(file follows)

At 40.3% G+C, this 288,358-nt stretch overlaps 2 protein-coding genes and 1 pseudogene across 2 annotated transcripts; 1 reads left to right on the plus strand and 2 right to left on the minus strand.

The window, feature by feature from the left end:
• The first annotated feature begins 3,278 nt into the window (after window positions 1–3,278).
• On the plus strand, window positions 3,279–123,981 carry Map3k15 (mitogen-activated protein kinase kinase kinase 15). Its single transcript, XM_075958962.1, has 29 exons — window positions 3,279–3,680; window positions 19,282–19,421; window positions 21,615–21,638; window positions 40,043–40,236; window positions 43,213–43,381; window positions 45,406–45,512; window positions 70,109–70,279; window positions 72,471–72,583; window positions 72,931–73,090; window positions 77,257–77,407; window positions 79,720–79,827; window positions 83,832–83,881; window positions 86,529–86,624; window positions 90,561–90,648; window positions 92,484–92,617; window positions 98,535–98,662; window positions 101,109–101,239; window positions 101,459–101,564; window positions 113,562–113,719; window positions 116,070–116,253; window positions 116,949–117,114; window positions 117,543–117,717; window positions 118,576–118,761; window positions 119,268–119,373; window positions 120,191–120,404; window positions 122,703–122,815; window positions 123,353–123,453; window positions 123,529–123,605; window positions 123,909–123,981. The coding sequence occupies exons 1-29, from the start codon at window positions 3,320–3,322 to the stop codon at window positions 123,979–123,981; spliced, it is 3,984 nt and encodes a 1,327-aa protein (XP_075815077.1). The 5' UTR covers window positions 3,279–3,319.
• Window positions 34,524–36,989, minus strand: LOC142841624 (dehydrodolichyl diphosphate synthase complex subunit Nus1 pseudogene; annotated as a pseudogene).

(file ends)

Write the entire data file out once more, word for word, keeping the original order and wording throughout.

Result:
At 40.3% G+C, this 288,358-nt stretch overlaps 2 protein-coding genes and 1 pseudogene across 2 annotated transcripts; 1 reads left to right on the plus strand and 2 right to left on the minus strand.

The window, feature by feature from the left end:
• The first annotated feature begins 3,278 nt into the window (after window positions 1–3,278).
• On the plus strand, window positions 3,279–123,981 carry Map3k15 (mitogen-activated protein kinase kinase kinase 15). Its single transcript, XM_075958962.1, has 29 exons — window positions 3,279–3,680; window positions 19,282–19,421; window positions 21,615–21,638; window positions 40,043–40,236; window positions 43,213–43,381; window positions 45,406–45,512; window positions 70,109–70,279; window positions 72,471–72,583; window positions 72,931–73,090; window positions 77,257–77,407; window positions 79,720–79,827; window positions 83,832–83,881; window positions 86,529–86,624; window positions 90,561–90,648; window positions 92,484–92,617; window positions 98,535–98,662; window positions 101,109–101,239; window positions 101,459–101,564; window positions 113,562–113,719; window positions 116,070–116,253; window positions 116,949–117,114; window positions 117,543–117,717; window positions 118,576–118,761; window positions 119,268–119,373; window positions 120,191–120,404; window positions 122,703–122,815; window positions 123,353–123,453; window positions 123,529–123,605; window positions 123,909–123,981. The coding sequence occupies exons 1-29, from the start codon at window positions 3,320–3,322 to the stop codon at window positions 123,979–123,981; spliced, it is 3,984 nt and encodes a 1,327-aa protein (XP_075815077.1). The 5' UTR covers window positions 3,279–3,319.
• Window positions 34,524–36,989, minus strand: LOC142841624 (dehydrodolichyl diphosphate synthase complex subunit Nus1 pseudogene; annotated as a pseudogene).